Public Participation, Electoral Dispute and Conflict Resolution Mechanisms: The Case of Moutse, South Africa, Wards 5 and 6, 2013-2016

This study examines the concept of public participation and the dispute
resolution mechanisms that can be utilised to resolve electoral disputes and
conflicts at the level of local government in South Africa. The study stems
largely from community-based participatory action research, also referred to
as café conversations. This research project was conducted in Moutse, Wards
5 and 6 of the Ephraim Mogale Local Municipality, a category B municipality
that is the smallest of the four municipalities in the Sekhukhune district. It is
a cross-border district that extends across the north west of Mpumalanga and
the southern part of Limpopo. Sekhukhune is 94% rural and 5.3% urban and
approximately 50% of the population are under the age of 18. Moutse comprises
four villages: Mamaneng-Matatadimeng, Ga-Matlala Ramoshebo, Mokgwaneng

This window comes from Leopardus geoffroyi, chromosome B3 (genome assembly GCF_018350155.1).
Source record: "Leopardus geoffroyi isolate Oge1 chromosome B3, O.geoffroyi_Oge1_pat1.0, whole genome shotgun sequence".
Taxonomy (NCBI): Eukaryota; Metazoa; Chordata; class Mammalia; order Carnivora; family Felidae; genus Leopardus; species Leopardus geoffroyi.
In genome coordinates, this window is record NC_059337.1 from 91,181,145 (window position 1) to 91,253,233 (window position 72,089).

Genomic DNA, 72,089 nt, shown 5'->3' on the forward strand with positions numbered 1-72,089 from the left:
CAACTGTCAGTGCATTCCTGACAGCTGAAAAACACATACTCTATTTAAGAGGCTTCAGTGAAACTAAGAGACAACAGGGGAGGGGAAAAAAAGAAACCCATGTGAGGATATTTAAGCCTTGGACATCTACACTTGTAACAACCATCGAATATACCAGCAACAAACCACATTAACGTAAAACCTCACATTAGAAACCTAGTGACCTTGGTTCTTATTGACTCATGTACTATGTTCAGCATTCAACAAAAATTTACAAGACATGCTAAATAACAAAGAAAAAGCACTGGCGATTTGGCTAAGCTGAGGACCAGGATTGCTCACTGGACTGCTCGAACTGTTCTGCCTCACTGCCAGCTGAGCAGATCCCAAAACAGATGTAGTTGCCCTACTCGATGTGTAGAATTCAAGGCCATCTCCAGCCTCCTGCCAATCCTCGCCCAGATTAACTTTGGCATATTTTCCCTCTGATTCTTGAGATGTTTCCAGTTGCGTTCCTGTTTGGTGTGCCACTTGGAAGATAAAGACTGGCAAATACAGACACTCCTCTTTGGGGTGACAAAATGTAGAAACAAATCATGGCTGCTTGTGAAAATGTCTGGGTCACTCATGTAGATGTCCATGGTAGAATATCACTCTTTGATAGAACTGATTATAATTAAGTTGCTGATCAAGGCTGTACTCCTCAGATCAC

and Tshikannosi. Research data collected in the form of community dialogues
are used in this article together with relevant journal articles, books and media
reports on the same subject. The aim of the article is to explore the importance of
public participation by community members in the affairs of their community.
The article argues that enhanced public participation can properly facilitate
members of the community to take part in the resolution of disputes and conflicts
in their community. The findings of the research are that public participation
remains an important element of a democracy, and that the public at all times
wants to be involved in making decisions that affect their rights.

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Categories: Journal of African Elections
journal of african elections vol17 number 2 transparent democratic governance in africa